Saturday 30 January 2016

REVIEW; The Thread, by Victoria Hislop


Genre: Historic, Romance

Recommend: Yes



Starting in the early 1900's, The Thread follows a story set in Thessaloniki, Greece. As Asia Minor is destroyed by the Turkish Army, young Katerina is separated from her fleeing family and ends up under the care of Eugenia, a fleeing mother with her two older daughters. Here, Katerina befriends young Dimitri, son of a strong politically viewed power hungry man. 
Soon, the city is plunged into chaos of war and fear, as the Jews are pushed out and young men forced to step up and fight with or against. A story covering decades, the reader is brought along the journey of the city itself, and given an insight into the lives of the people and watch how Katerina's life changed unbelievably, from when she was only six years old. 

My Thoughts:

The Island is one of my all time favourite novels and I bought The Thread a few years ago to read but it always got pushed further down my list. Reading it now reminded me of why I loved The Island so much. Although in this case, I have never been to Thessaloniki, it didn't matter in being able to imagine the city. 

Writing: I love Hislop's writing style. The story-telling vibe is so captivating and gripping and you're so quickly swept up into the story and plunged right into the epicenter of the drama. I'm not a huge lover of stories set in the past, as they lack the element of being able to relate to the situations depicted, but Hislop has a unique way of depicting her stories that overrides any dislike for historic tales.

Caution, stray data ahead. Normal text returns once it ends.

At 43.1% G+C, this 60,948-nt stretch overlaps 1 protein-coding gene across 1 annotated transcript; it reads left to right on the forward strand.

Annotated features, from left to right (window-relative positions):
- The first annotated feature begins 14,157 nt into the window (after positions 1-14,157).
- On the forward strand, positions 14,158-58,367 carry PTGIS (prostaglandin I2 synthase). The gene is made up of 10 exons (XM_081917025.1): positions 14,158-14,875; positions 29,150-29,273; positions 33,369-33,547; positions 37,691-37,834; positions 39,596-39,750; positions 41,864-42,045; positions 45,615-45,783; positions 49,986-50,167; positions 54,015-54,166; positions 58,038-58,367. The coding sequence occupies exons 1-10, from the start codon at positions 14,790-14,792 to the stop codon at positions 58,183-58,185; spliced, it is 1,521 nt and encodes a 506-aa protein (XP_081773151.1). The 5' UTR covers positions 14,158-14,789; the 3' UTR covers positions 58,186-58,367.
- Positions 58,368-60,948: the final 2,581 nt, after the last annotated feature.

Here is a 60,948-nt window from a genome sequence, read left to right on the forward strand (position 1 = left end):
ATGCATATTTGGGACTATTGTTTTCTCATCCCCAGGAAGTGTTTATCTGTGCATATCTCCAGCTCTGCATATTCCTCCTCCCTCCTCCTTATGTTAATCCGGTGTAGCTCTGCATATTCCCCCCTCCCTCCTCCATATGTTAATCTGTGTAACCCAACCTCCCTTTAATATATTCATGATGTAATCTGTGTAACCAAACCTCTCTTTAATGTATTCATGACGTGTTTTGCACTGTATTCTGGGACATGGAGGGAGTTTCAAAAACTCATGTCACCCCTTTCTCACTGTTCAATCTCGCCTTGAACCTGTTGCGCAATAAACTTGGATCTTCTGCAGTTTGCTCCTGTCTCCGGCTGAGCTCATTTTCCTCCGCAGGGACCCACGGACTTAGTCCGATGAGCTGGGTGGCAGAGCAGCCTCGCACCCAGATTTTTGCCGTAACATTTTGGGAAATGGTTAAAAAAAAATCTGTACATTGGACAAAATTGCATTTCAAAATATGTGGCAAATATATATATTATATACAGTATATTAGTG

Characters: The characters in this are all so diverse and captivating, the story nearly writes itself. 
  • Katerina's infectious positivity gleams from the pages but as does her despair once married and in grieving for her lost Dimitri. Her utter resilience and strength is so admirable and she always remained so humble - I couldn't help but fall for her from the beginning. 

  • Eugenia is also such a kind-hearted and gentle woman and her instant affection for Katerina is so evident from how she immediately treats her as her own little daughter. 

  • The ruthless and almost evil nature of Kyrios Komninos, Dimitri's father, never fails to shock the reader as we see the extremes he goes to to ensure family pride and reputation remains strong. 

Story: The historic detail that permeates Hislop's novels is unbelievable and probably only fractionally represents the level of research that had to be undertaken prior to writing anything. The Thread majorly covers the time of the Second World War and the reader gains an insight into the affect it had on Greece, a country that normally wouldn't be of main focus of the War. The fact that Thessaloniki was thriving with many mixed religions, made for an environment that was torn apart and relationships and livelihoods destroyed. In an effortless story-telling setting, I learned so much more about what went on, especially politically, at that time and how Greece specifically suffered. 
The added little phrases and words in Greek, help authenticate the story and remind the reader of where we are and is a beautiful additive. 

Romance: This is really a romantic tale of Katerina and Dimitri relaying their story to their grandson but yet it's not presented as a "romance tale" and I love this. Everything romantic is so beautiful and innocent and makes for a gorgeous read as the two lovers are constantly put up against forces that keep them apart. I nearly cried when Katerina found out she was pregnant and knew it was his and not her dreadful, repulsive, slime-ball husband! (And bravo for cleverly getting rid of him!)


This has definitely made it into my favourites. Having been travelling to Greece / Greek Islands for over half of my lifetime and having Greek relatives, I am obsessed with Greek culture and the language and the serenity and calmness that comes from the little towns and villages. The Thread captivates the very essence of the Greek city and way of life and is a beautiful tale of life and friendships.


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